How Drones Can Be Used to Monitor Methane
Edinburgh Sensors: From monitoring global warming to tracking the spread of pollution, there are many good reasons to want to be able to monitor carbon dioxide, methane and other hydrocarbon gas concentrations even in the most remote, or dangerous, of locations. Leaks in oil pipelines, are not just dangerous because of the explosion risk they pose, but are also estimated to cost companies $30 billion a year.1 Rising CO2 concentrations above volcanos are one of the early warning signs that an eruption may be imminent.2 In agriculture, measurements of gases such as methane and CO2 can be useful for indicating crop health or monitoring emissions from livestock that may be spread over very large areas of land.
There is an obvious need and advantage then in all of these scenarios to having a variety of reliable gas sensors on site to perform these measurements. The challenge is how to get the sensors to such locations for monitoring, as they may be very remote, in the case of oil pipelines, or too dangerous for humans to access.
The answer to these problems is to mount sensors on drones, or unmanned aerial vehicles (UAVs) as they are also known. These can be flown into remote locations, stay in location for as long as measurements are required, then be returned and re-used later. The mobility of drones also means that sampling can be performed in a variety of different locations in a single excursion, which can be useful for situations such as tracking the spread and evolution of a hydrocarbon gas leak, which would not be easily possible with a fixed sensor station. Agriculture has benefitted immensely from the use of drones, with estimates being that this global market will be worth over $1 billion with 2024.3
While mounting sensors on drones offers some clear advantages in terms of the flexibilities and possibilities of the locations that can be monitored, there are a few unique challenges to using drones in this fashion. One of the main problems is mounting sufficient power storage to give the drone a reasonable operating range and to keep all the on-board sensors recording, and if required, also to allow live transmission of data from the sensors to a fixed receiver for online analysis.
Weight and space also come at a premium for drone units as the bulkier and heavier the device, the more propulsion is required for the drone to be able to fly and the greater the power consumption in flight. This would reduce the effective operating range of the drone, which is crucial for some applications. For certain applications, where the drone and sensors will be operating in more extreme environments that may involve bad weather or volcanic emissions, all the components also need to be able to withstand whatever temperatures and humidity are thrown at them.
Fortunately, Edinburgh Sensors offer a range of devices that are suitable for use with drone units. These are a series of infrared-based devices with very high sensitivity and low power draw that can be used not just for methane detection, but also other hydrocarbon gases including carbon dioxide and carbon monoxide.
There are a range of products depending on the exact demands of the application. For example, the Gascard NG has an infra-red based sensors this sensitive enough to detect methane concentrations between 0 – 3000 ppm, meaning it can be used to pick up even the smallest of leaks from oil pipes.4 It has a series of options for data logging, including RS232 connections for control and logging and Edinburgh Sensor’s provided data logging software that can be used for real-time data recording. The onboard pressure correction in the 800 to 1150 mbar range and extensive temperature correction ensure that you can be confident of the reliability of your measurements in a variety of environmental conditions that the drones may be used in. With a long-term (12 month) zero stability within 2 %, the Gascard NG is sufficiently robust for field applications with minimal interference.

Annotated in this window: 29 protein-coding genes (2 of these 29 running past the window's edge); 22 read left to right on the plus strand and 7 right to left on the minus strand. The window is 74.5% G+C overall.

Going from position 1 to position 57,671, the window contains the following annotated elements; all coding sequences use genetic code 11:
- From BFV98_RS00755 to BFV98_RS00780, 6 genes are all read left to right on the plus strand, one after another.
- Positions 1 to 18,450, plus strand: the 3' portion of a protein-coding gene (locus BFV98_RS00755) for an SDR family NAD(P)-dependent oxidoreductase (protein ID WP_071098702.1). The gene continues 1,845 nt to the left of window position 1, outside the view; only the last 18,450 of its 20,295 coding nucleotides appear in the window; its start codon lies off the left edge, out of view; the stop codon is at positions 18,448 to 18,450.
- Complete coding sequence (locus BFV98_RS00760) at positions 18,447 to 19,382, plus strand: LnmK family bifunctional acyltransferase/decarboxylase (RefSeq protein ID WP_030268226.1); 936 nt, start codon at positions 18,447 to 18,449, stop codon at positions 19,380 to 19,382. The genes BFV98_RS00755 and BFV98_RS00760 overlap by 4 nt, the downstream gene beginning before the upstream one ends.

Where sensors with even smaller footprints may be desirable, or a low-cost solution is necessary, Edinburgh Instruments offers two addition solutions, the IRgaskiT5 and the GasCheck CO2 sensor. 6 The IRgaskiT is designed with no moving parts and is easy to integrate into existing systems, ideal for use with drone vehicles. It is possible to log voltage and current output from the sensor simultaneously and can operate in temperature from 0 - 50 °C, with measurements completely unaffected by 0 – 95 % humidity. Weighing only 125 g and consuming 0.9 W, it is perfect for integration with small vehicles and can easily be recalibrated at the press of a button to ensure accurate sensing over long periods.
The GasCheck takes a slightly different approach to the IRgaskiT, using all analogue electronics to make for an affordable device with similar low power consumption to the other sensor options. The detection range is between 0 – 3000 ppm and it has an impressive accuracy of within 3 % and will maintain a 3 % zero stability over 12 months. The robust construction means it can be used for even the most demanding of applications with no compromise on accuracy.
- P. Patel, ACS Cent. Sci., 2017, 3, 679−682
- A. J. S. McGonigle, A. Aiuppa, G. Giudice, G. Tamburello, A. J. Hodson and S. Gurrieri, Geophys. Res. Lett., 2008, 35, 3–6.
- Report: Agriculture Drone Market, https://www.fractovia.org/news/industry-research-report/agriculture-drones-market, (accessed January 2019)
- The GasCard, https://edinburghsensors.com/products/oem/gascard-ng/, (accessed January 2019)
- IRgaskiT, https://edinburghsensors.com/products/oem/irgaskit/, (accessed January 2019)
- The GasCheck, https://edinburghsensors.com/products/oem/gascheck/, (accessed January 2019)